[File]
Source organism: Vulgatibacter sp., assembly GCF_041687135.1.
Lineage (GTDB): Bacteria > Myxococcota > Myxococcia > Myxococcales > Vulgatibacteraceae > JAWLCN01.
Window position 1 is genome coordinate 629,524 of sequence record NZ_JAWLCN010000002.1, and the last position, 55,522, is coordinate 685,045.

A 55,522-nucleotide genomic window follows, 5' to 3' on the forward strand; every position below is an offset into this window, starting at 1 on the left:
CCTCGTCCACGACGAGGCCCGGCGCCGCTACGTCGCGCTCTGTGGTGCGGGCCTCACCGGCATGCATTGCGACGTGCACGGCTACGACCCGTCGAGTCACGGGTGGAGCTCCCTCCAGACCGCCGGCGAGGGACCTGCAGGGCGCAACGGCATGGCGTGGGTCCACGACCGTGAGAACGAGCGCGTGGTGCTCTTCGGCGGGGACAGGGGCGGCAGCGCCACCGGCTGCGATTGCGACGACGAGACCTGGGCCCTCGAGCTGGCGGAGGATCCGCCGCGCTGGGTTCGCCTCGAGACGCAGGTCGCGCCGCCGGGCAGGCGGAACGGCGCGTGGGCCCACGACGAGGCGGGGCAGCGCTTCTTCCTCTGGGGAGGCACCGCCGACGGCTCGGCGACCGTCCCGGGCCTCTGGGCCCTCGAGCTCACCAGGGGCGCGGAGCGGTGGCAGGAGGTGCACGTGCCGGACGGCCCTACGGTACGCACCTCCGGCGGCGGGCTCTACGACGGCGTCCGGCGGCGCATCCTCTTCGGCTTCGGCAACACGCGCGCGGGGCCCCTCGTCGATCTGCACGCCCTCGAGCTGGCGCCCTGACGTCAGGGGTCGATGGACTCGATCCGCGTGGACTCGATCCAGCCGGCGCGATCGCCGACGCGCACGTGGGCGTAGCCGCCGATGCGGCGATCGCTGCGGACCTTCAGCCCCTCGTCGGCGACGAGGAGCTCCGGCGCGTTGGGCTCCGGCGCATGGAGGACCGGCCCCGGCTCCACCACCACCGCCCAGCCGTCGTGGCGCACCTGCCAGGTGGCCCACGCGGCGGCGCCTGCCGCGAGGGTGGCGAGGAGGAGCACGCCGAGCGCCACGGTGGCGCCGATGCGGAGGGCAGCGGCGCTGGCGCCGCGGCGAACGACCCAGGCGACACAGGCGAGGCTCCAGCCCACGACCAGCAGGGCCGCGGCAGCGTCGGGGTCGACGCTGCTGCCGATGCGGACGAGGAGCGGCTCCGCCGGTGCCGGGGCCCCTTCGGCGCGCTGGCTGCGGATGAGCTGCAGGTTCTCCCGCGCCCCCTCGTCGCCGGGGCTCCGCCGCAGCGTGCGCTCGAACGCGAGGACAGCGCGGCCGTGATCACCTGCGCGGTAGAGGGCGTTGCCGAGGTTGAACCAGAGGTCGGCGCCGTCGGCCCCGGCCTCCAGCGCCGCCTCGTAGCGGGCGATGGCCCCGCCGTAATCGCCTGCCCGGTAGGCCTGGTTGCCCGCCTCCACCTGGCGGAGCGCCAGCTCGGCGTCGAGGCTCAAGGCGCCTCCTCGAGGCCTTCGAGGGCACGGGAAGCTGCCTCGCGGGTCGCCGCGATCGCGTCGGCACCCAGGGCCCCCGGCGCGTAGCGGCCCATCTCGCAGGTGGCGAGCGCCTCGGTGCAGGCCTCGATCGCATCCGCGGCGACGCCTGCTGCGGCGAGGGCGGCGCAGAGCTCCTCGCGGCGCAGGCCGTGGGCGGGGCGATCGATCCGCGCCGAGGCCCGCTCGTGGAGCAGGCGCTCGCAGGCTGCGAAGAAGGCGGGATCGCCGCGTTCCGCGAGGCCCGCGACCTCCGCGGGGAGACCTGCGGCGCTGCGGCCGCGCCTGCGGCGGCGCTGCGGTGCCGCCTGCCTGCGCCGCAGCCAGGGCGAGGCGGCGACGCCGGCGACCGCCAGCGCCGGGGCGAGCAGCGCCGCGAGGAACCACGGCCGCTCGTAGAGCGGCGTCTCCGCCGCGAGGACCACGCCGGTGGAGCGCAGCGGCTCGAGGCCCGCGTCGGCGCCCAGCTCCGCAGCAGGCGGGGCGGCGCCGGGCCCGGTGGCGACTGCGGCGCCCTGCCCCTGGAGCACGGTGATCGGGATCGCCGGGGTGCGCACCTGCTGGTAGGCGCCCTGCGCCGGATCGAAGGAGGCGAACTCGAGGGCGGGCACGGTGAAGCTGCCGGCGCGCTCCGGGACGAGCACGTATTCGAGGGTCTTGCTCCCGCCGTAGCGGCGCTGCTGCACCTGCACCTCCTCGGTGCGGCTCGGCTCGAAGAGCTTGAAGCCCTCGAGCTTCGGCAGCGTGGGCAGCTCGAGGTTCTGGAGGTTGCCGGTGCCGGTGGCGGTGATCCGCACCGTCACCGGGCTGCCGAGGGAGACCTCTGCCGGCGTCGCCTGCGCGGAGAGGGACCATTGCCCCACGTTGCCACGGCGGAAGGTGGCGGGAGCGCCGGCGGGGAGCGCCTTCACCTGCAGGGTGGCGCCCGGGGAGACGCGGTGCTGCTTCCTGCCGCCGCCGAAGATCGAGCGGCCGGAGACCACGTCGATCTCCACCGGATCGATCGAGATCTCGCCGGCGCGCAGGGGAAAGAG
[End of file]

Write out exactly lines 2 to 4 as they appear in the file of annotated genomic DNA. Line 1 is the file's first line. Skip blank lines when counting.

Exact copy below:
Lineage (GTDB): Bacteria > Myxococcota > Myxococcia > Myxococcales > Vulgatibacteraceae > JAWLCN01.
Window position 1 is genome coordinate 629,524 of sequence record NZ_JAWLCN010000002.1, and the last position, 55,522, is coordinate 685,045.

A 55,522-nucleotide genomic window follows, 5' to 3' on the forward strand; every position below is an offset into this window, starting at 1 on the left: